Travel

San Diego

Establishment neighborhood
Torrey Pines State Natural Reserve
12600 N Torrey Pines Rd., La Jolla
Torrey Pines is 1,500 acres of pure, pristine, untouched California. This nature reserve is right on the water and delivers some of the prettiest views you’ll find anywhere in the state. First the bad news: This is a reserve, not a park, which means you can’t bring food or drinks inside, so no picnics. (No pets are allowed in the reserve, either.) But the good news is you won’t really care. The reserve is so full of hikes and trails and cliffs and places to explore, it feels like a vacation within a vacation. If you have kids, this place is heaven (actually whether or not you have kids, it’s pretty much heaven): There are deer, rabbits, foxes, coyotes, raccoons, lizards, snakes, opossums, bobcats, and all kinds of insects—so watch your footing. The reserve is open every day of the year from 7:15 a.m. to sunset.
Liberty Public Market
2820 Historic Decatur Rd., Point Loma
Picture 25,000 square feet of Maine lobster and craft beer and live music and New York pizza and food trucks and happy hour and art exhibits and handmade ice cream and picnic areas and Bangkok street food and Italian soda and fresh-made popcorn. Now you have scratched the surface of Liberty Public Market. The marketplace, a collection of local food vendors and artists, is in Liberty Station, a grand and imposing building in Point Loma. The space is as impressive as the shops that fill it—plan to spend at least an afternoon here.
La Jolla Playhouse
2910 La Jolla Village Dr., La Jolla
La Jolla Playhouse comprises three theaters on the campus of University of California San Diego. It’s basically a miniature Lincoln Center with a reliably good selection of plays and musicals. Many well-known actors—Matthew Broderick, Laura Linney, Neil Patrick Harris, and Billy Crystal to name a few—have gotten their start at the La Jolla Playhouse and the quality of the performances never disappoints. Go early to have dinner at James’ Place beforehand—the preshow menu is full of crowd-pleasing options. Whatever you’re seeing, we’ll wager it’ll be more enjoyable with a lychee elderflower martini and beet and blue cheese salad beforehand.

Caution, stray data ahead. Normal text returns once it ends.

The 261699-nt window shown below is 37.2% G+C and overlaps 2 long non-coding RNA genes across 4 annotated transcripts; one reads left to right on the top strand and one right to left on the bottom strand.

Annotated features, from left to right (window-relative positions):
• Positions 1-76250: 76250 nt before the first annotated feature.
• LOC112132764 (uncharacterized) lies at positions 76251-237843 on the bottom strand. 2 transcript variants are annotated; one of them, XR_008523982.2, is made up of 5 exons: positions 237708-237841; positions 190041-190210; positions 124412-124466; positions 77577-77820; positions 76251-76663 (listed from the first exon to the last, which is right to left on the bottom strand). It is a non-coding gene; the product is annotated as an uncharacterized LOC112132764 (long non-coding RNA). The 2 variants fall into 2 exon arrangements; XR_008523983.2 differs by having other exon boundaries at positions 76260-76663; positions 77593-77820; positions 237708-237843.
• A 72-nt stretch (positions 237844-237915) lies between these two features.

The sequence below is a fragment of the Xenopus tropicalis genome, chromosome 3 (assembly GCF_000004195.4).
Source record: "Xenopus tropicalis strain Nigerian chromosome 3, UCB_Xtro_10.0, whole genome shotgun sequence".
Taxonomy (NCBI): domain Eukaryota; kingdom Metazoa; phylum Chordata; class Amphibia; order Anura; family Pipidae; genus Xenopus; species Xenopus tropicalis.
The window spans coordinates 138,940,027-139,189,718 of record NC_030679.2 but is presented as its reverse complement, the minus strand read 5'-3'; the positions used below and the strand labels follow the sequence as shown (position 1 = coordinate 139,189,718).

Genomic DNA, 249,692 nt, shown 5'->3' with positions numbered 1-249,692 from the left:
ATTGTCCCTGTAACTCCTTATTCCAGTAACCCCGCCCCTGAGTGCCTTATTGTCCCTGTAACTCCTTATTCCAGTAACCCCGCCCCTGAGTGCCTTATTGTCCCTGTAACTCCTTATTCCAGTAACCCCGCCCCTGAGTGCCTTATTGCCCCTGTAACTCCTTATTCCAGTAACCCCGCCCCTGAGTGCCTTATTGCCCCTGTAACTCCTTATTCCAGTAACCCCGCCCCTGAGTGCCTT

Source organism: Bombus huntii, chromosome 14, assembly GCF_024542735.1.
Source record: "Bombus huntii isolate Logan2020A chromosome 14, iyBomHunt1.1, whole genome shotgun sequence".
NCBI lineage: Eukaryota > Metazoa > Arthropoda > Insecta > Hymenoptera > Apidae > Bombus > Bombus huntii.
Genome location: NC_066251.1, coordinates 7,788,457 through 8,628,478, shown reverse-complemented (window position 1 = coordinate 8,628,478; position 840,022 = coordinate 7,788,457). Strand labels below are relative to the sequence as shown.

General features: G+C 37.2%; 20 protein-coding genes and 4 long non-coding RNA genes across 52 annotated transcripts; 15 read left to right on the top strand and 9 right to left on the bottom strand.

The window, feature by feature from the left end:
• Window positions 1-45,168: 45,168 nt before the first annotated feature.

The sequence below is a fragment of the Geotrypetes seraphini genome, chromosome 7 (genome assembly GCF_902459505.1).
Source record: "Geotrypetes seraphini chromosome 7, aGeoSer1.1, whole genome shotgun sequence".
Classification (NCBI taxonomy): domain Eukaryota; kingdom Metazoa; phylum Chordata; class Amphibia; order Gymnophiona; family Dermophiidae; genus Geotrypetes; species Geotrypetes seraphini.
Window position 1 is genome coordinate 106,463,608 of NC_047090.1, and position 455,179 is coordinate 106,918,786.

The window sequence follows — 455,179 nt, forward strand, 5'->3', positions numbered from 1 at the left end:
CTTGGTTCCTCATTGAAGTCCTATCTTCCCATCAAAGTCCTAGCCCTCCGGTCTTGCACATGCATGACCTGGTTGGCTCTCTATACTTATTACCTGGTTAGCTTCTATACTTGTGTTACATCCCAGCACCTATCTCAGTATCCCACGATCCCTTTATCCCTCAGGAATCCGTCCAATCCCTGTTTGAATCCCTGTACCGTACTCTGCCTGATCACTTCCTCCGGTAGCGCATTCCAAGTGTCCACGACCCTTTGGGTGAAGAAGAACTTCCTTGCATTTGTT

Gaslamp Quarter
Gaslamp Quarter, Gaslamp
The Gaslamp Quarter is not unlike a miniature New Orleans (and in fact, this is where the city throws its Mardi Gras parade): a historic pocket of downtown full of Victorian-style buildings, bustling sidewalks, late-night revelers, and restaurants that stand cheek by jowl next to bars that spill onto the street. This district is the epicenter of nightlife in this city. Given the fame and popularity of the Gaslamp Quarter, it can get pretty touristy, and one of the best places to take it all in is from a rooftop bar, like the one at the Andaz Hotel. Sit by the firepit, order a wild mushroom flatbread pizza and something called a Smoky Ginger (like a smoky margarita with ginger), and listen to the sounds of the city coming to life after sunset.
Balboa Park
Balboa Park, San Diego